Early explorers often described Rottnest Island as a heavily wooded area. Unfortunately, ~200 years of bushfires and farmland clearing has stripped much of the island of its large trees, and when combined with limited fresh water and a fragile environment, natural recovery has been limited. A conservation program that includes reforestation is ongoing, and an island-based nursery is working on growing and breeding flora endemic to Rottnest Island.
There are three woodland tree species endemic to Rottnest Island – the Rottnest Island teatree (Melaleuca lanceolata), the Rottnest Island pine (Callitris preissii), and the summer-scented wattle (Acacia rostellifera).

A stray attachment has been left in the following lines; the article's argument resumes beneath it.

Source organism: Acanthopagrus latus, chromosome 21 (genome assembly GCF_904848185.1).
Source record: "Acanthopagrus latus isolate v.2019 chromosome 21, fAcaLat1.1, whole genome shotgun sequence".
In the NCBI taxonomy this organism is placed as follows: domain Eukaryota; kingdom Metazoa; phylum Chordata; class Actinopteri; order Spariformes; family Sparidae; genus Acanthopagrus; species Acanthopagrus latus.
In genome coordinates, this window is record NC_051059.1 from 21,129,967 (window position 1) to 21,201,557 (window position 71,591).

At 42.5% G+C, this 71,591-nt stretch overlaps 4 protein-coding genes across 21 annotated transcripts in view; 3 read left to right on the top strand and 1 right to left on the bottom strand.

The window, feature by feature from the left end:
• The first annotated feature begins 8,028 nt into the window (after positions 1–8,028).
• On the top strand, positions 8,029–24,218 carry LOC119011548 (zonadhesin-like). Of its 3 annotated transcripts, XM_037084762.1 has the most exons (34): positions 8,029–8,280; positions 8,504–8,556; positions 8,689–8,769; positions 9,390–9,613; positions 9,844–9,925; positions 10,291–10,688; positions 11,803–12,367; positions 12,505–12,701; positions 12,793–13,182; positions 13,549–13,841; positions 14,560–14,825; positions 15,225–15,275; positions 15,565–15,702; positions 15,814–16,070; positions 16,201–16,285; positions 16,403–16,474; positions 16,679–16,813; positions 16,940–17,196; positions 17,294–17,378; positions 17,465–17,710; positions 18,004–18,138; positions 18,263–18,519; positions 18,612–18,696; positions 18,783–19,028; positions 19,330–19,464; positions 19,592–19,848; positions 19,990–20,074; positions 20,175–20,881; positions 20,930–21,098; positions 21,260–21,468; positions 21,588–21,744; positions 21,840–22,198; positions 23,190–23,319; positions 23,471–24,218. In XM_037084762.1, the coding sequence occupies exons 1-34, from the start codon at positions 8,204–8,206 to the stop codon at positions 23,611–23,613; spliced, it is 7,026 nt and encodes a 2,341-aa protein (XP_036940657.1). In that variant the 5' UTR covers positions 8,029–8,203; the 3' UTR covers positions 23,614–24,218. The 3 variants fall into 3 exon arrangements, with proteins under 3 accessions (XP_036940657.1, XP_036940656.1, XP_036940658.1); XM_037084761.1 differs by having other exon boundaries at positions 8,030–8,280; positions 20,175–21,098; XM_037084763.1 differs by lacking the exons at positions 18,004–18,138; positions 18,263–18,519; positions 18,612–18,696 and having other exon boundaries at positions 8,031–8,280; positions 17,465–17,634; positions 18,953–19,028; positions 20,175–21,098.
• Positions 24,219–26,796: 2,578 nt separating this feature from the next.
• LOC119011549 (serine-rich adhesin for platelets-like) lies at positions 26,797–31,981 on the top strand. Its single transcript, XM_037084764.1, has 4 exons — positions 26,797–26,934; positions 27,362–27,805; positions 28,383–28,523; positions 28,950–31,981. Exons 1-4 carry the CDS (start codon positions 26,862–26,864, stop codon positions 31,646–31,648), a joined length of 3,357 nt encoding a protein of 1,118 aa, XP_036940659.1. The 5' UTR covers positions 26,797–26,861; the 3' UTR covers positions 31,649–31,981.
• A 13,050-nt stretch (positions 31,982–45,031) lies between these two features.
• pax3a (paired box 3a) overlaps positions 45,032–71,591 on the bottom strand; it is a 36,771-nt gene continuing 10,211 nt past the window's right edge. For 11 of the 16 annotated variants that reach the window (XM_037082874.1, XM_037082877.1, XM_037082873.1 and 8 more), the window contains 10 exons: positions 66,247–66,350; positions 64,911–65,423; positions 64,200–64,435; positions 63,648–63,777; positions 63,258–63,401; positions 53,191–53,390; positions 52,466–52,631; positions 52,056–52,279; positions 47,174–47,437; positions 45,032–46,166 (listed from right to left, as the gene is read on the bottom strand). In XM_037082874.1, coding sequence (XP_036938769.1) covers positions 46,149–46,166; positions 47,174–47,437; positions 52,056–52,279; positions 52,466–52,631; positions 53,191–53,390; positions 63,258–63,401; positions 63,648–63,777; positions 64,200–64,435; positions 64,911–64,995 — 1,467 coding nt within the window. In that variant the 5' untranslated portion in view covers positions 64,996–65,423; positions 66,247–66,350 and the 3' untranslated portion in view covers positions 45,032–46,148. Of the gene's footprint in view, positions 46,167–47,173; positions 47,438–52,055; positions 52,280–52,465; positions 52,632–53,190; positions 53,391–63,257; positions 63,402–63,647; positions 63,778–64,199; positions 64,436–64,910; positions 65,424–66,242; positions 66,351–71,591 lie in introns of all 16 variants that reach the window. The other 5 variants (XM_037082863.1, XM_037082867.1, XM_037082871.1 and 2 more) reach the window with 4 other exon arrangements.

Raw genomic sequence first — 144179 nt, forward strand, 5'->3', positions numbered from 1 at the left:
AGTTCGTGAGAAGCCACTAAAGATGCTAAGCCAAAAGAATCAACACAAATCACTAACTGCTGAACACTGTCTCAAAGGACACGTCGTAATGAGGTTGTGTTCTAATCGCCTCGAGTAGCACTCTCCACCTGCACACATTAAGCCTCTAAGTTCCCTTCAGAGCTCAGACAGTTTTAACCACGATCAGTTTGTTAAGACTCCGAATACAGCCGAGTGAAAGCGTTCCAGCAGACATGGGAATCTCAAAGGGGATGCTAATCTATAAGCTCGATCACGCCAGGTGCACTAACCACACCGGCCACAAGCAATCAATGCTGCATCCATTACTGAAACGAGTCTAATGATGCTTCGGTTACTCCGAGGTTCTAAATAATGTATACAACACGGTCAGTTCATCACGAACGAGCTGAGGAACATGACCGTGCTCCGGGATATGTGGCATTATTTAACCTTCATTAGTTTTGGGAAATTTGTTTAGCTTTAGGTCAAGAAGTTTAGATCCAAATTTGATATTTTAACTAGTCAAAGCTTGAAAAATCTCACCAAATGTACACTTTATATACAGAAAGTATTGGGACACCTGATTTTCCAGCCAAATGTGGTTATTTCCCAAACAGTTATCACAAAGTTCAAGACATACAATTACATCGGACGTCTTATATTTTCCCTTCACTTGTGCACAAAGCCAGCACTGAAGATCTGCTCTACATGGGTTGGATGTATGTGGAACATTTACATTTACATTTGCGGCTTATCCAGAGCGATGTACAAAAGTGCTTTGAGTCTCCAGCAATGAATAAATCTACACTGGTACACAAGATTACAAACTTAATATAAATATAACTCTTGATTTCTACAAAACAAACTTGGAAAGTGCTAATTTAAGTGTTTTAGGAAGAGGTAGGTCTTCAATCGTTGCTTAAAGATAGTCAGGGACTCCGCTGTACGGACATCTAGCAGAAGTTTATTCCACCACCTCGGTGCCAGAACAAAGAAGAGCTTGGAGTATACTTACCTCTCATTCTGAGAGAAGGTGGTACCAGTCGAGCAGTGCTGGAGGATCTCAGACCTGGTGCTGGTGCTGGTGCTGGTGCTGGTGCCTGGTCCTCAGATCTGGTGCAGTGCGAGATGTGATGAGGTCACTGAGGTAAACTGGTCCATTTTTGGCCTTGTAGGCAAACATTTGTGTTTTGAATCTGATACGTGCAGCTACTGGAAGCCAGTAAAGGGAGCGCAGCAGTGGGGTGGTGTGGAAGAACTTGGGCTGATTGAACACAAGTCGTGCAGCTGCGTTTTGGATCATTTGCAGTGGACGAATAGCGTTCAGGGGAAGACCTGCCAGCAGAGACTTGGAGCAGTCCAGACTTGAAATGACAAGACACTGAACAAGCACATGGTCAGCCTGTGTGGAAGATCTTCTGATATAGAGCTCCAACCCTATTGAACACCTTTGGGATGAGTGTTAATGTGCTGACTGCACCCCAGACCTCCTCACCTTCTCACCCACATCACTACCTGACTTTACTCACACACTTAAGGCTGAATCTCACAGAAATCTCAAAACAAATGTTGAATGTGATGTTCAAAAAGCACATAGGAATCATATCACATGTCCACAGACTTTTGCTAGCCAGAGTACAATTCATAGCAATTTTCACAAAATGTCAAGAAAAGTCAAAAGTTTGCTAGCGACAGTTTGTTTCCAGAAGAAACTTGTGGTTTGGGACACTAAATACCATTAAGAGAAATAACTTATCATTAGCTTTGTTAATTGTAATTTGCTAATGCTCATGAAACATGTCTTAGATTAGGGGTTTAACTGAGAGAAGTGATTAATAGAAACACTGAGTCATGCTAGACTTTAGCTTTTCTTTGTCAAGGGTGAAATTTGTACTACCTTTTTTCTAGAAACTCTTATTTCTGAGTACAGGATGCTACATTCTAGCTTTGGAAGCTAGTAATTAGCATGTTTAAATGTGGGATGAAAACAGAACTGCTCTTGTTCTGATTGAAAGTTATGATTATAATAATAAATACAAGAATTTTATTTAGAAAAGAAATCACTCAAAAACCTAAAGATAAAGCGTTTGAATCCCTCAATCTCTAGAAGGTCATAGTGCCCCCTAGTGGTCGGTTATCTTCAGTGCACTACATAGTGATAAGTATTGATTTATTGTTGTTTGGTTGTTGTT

Walking or biking around the island during spring and summer you’re bound to see the bright flowering Rottnest Island daisy (Trachymene coerulea) identified by their clusters of tiny blue flowers above tall flower spikes. When strolling closer to the coastline of the island, you might come across some dune flora including beach spinifex (Spinifex longifolius), wild rosemary (Olearia axillaris), and searocket (Cakile).
Rottnest Island is an A-Class Reserve meaning that all flora and fauna inhabiting Rottnest Island are protected by law.